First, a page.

British chess grandmaster Nigel Short told a chess magazine recently that men are just better at chess than women, because of their brains, because of evolution, because women have higher “emotional intelligence” while men zzzzzzzzzzzzzzzzzzzzzzzzzzzzzzzzzzzzzzzzzzzz. What? Sorry, no, I wasn’t sleeping, this is all so interesting and original! I’m awake. I swear. This is great.

Short, 49, who’s been a chess prodigy since age 12, told New in Chess magazine, a print publication, that men are “hardwired” to be better at the game, remarks that were picked up by the Guardian. He added:

Why should they [men and women] function in the same way? I don’t have the slightest problem in acknowledging that my wife possesses a much higher degree of emotional intelligence than I do. Likewise, she doesn’t feel embarrassed in asking me to manoeuvre the car out of our narrow garage.

One is not better than the other, we just have different skills. It would be wonderful to see more girls playing chess, and at a higher level, but rather than fretting about inequality, perhaps we should just gracefully accept it as a fact.

Several publications have pointed out that Short has been beaten eight times by Judit Polgar, a female grandmaster. Short has admitted that’s true, but says it’s not relevant and that girls are still bad at chess. (Polgar, meanwhile, told Time, “I grew up in what was a male dominated sport, but my parents raised me and my sisters [to believe] that women are able to reach the same result as our male competitors if they get the rights and the same possibilities.”)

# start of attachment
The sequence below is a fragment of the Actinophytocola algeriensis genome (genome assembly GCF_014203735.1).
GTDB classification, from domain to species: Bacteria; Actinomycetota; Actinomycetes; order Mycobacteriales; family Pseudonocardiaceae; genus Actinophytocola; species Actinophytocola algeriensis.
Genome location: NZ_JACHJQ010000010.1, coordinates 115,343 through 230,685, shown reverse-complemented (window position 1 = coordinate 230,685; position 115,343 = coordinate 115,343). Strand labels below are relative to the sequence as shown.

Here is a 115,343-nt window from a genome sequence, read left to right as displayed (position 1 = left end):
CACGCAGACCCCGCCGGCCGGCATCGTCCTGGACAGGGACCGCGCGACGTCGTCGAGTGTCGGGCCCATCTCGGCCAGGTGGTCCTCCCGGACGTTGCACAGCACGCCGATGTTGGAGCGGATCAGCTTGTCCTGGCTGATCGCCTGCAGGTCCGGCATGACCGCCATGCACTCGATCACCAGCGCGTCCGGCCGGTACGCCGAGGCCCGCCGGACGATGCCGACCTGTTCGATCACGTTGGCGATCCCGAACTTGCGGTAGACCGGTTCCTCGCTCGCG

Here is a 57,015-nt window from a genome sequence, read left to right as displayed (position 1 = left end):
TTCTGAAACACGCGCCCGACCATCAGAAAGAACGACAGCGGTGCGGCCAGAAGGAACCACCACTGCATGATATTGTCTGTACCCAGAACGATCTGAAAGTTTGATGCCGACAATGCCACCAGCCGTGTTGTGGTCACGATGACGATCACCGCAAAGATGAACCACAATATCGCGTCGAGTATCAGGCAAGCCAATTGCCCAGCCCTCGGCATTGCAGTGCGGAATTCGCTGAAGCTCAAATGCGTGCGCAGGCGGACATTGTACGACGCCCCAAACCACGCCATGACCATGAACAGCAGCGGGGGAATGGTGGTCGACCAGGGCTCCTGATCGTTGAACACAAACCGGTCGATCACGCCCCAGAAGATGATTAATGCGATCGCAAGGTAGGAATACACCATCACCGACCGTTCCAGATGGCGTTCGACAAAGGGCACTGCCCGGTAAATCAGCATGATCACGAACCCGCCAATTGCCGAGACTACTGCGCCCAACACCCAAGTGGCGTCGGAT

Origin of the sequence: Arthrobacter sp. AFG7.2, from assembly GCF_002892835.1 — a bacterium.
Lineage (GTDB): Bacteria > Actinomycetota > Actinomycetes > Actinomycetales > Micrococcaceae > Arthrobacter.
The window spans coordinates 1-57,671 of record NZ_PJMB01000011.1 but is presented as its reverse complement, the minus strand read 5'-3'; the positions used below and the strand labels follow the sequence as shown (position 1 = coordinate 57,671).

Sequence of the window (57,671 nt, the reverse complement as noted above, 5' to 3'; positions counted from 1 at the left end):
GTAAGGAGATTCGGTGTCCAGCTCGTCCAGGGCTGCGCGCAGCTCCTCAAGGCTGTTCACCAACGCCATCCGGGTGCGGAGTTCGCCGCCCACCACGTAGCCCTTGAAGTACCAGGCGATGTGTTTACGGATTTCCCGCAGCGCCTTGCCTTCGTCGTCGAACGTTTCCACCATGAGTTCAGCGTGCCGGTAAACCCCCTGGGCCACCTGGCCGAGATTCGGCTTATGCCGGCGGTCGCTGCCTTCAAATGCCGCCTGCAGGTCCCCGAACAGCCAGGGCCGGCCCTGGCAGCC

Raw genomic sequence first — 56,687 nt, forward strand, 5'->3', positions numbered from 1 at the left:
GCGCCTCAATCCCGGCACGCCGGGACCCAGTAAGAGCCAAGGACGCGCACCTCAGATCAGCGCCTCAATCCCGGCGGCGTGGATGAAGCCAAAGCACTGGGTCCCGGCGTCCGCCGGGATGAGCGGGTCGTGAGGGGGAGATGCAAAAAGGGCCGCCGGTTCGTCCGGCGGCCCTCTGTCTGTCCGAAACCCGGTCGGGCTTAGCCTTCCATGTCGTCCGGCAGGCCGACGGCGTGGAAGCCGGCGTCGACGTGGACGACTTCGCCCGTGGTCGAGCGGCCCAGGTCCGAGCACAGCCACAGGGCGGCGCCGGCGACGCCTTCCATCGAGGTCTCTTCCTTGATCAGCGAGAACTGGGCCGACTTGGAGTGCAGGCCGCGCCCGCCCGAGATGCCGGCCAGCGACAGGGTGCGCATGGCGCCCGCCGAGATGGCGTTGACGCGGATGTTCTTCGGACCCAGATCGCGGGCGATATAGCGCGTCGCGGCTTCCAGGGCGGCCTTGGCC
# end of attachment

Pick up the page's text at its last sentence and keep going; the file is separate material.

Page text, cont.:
In an interview with Sky News, Short doubled down, patiently explaining to a female interviewer that “women have better verbal skills, women have all sorts of skills that are better than men... But the gap (in chess) is quite large and I believe that’s down to sex differences.”

In the same interview he said that probably sexism in chess was a thing, but he didn’t really know anything about that. True! He’s also having a wonderful time on Twitter telling his female critics that they “suffer from incomprehension:”

As the Guardian points out, he’s not always so hard on women: in a controversial 2012 column for New in Chess, he enthused about a chess Olympiad tournament he once went to in the Philippines, using “totty,” the British slang for sexy bitches, to imply that some of them totally touched his dick.

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“All Olympiads have their volunteers, but Manila 1992 was unsurpassed in the sheer volume of totty,” he wrote. “There were literally hundreds of smiling and invariably polite 18-20-something-year-old hostesses. Not a few liaisons were struck up during the course of two weeks.”

So women are good for “emotional intelligence” and touching Nigel Short’s penis, while men are good at chess, car-parking and zzzzzzzzzzzzzzzzzzzzzzzzzzzzz—wha? Huh? No, please don’t wake me up again, I was having a wonderful dream where Nigel Short wasn’t talking.

Image via Nigel Short/Facebook

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